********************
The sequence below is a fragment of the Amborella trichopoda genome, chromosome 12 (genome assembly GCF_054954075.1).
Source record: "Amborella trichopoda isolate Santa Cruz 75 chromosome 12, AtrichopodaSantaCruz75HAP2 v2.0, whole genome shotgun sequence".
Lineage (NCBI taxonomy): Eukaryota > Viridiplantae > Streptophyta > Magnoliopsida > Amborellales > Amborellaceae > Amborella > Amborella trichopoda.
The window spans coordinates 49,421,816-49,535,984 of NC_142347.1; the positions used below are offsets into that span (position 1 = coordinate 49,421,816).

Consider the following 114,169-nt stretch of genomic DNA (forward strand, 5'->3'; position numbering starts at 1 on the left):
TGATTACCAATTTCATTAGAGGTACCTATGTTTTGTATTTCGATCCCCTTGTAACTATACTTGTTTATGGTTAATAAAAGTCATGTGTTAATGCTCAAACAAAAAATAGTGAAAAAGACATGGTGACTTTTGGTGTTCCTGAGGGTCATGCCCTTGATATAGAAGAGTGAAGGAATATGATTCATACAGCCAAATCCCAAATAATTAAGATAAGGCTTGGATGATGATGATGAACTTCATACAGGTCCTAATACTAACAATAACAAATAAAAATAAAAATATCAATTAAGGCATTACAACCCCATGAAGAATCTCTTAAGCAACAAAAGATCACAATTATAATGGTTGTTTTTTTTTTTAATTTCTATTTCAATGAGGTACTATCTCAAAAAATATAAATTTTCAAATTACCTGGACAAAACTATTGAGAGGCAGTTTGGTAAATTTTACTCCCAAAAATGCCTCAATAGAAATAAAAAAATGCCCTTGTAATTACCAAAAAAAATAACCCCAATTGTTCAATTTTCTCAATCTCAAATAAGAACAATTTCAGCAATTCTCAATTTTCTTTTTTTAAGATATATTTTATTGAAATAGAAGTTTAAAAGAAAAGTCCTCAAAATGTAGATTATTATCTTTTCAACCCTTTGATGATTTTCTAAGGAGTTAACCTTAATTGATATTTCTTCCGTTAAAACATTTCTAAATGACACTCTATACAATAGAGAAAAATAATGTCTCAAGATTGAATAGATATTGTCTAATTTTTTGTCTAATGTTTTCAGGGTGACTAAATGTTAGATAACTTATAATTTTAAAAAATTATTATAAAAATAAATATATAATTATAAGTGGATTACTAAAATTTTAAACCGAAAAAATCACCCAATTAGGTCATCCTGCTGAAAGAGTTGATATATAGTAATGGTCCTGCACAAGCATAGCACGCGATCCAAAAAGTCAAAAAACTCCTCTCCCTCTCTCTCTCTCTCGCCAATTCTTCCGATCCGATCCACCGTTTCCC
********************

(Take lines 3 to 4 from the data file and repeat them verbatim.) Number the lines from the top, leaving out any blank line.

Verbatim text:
Lineage (NCBI taxonomy): Eukaryota > Viridiplantae > Streptophyta > Magnoliopsida > Amborellales > Amborellaceae > Amborella > Amborella trichopoda.
The window spans coordinates 49,421,816-49,535,984 of NC_142347.1; the positions used below are offsets into that span (position 1 = coordinate 49,421,816).